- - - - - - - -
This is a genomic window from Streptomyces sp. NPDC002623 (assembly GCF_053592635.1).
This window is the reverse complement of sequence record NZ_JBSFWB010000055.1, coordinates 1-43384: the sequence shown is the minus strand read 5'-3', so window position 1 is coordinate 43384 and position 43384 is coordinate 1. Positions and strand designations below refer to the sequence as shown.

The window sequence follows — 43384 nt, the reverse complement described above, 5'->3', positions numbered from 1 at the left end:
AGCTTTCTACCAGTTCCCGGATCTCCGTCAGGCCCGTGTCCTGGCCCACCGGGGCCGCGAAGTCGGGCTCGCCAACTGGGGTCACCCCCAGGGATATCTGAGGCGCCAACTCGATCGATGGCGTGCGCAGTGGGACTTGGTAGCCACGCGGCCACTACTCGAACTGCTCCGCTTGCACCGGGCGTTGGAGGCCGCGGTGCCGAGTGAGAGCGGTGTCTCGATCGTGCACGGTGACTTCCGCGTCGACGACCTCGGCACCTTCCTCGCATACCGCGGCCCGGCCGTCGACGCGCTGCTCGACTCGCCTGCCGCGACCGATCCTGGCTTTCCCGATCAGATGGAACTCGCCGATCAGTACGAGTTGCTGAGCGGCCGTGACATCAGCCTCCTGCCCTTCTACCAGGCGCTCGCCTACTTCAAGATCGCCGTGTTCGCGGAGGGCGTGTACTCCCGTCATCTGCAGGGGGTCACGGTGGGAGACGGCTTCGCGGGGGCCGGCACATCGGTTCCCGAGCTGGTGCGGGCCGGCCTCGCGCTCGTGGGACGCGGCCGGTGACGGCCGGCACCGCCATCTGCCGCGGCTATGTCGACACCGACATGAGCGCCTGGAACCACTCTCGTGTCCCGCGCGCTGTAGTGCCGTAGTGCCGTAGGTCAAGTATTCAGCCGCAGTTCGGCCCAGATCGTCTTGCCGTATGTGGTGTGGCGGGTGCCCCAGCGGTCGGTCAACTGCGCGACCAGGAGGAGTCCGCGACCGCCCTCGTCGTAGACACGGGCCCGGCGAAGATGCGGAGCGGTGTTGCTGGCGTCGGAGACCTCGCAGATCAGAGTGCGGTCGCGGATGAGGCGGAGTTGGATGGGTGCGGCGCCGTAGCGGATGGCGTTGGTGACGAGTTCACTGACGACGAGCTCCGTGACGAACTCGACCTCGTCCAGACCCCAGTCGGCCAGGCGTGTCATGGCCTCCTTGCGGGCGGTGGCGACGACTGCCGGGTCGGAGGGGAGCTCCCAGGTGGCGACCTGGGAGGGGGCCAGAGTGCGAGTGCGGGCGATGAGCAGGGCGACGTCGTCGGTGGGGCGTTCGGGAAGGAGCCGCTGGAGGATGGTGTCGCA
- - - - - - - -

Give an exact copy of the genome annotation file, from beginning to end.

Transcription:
This is a genomic window from Streptomyces sp. NPDC002623 (assembly GCF_053592635.1).
This window is the reverse complement of sequence record NZ_JBSFWB010000055.1, coordinates 1-43384: the sequence shown is the minus strand read 5'-3', so window position 1 is coordinate 43384 and position 43384 is coordinate 1. Positions and strand designations below refer to the sequence as shown.

The window sequence follows — 43384 nt, the reverse complement described above, 5'->3', positions numbered from 1 at the left end:
AGCTTTCTACCAGTTCCCGGATCTCCGTCAGGCCCGTGTCCTGGCCCACCGGGGCCGCGAAGTCGGGCTCGCCAACTGGGGTCACCCCCAGGGATATCTGAGGCGCCAACTCGATCGATGGCGTGCGCAGTGGGACTTGGTAGCCACGCGGCCACTACTCGAACTGCTCCGCTTGCACCGGGCGTTGGAGGCCGCGGTGCCGAGTGAGAGCGGTGTCTCGATCGTGCACGGTGACTTCCGCGTCGACGACCTCGGCACCTTCCTCGCATACCGCGGCCCGGCCGTCGACGCGCTGCTCGACTCGCCTGCCGCGACCGATCCTGGCTTTCCCGATCAGATGGAACTCGCCGATCAGTACGAGTTGCTGAGCGGCCGTGACATCAGCCTCCTGCCCTTCTACCAGGCGCTCGCCTACTTCAAGATCGCCGTGTTCGCGGAGGGCGTGTACTCCCGTCATCTGCAGGGGGTCACGGTGGGAGACGGCTTCGCGGGGGCCGGCACATCGGTTCCCGAGCTGGTGCGGGCCGGCCTCGCGCTCGTGGGACGCGGCCGGTGACGGCCGGCACCGCCATCTGCCGCGGCTATGTCGACACCGACATGAGCGCCTGGAACCACTCTCGTGTCCCGCGCGCTGTAGTGCCGTAGTGCCGTAGGTCAAGTATTCAGCCGCAGTTCGGCCCAGATCGTCTTGCCGTATGTGGTGTGGCGGGTGCCCCAGCGGTCGGTCAACTGCGCGACCAGGAGGAGTCCGCGACCGCCCTCGTCGTAGACACGGGCCCGGCGAAGATGCGGAGCGGTGTTGCTGGCGTCGGAGACCTCGCAGATCAGAGTGCGGTCGCGGATGAGGCGGAGTTGGATGGGTGCGGCGCCGTAGCGGATGGCGTTGGTGACGAGTTCACTGACGACGAGCTCCGTGACGAACTCGACCTCGTCCAGACCCCAGTCGGCCAGGCGTGTCATGGCCTCCTTGCGGGCGGTGGCGACGACTGCCGGGTCGGAGGGGAGCTCCCAGGTGGCGACCTGGGAGGGGGCCAGAGTGCGAGTGCGGGCGATGAGCAGGGCGACGTCGTCGGTGGGGCGTTCGGGAAGGAGCCGCTGGAGGATGGTGTCGCA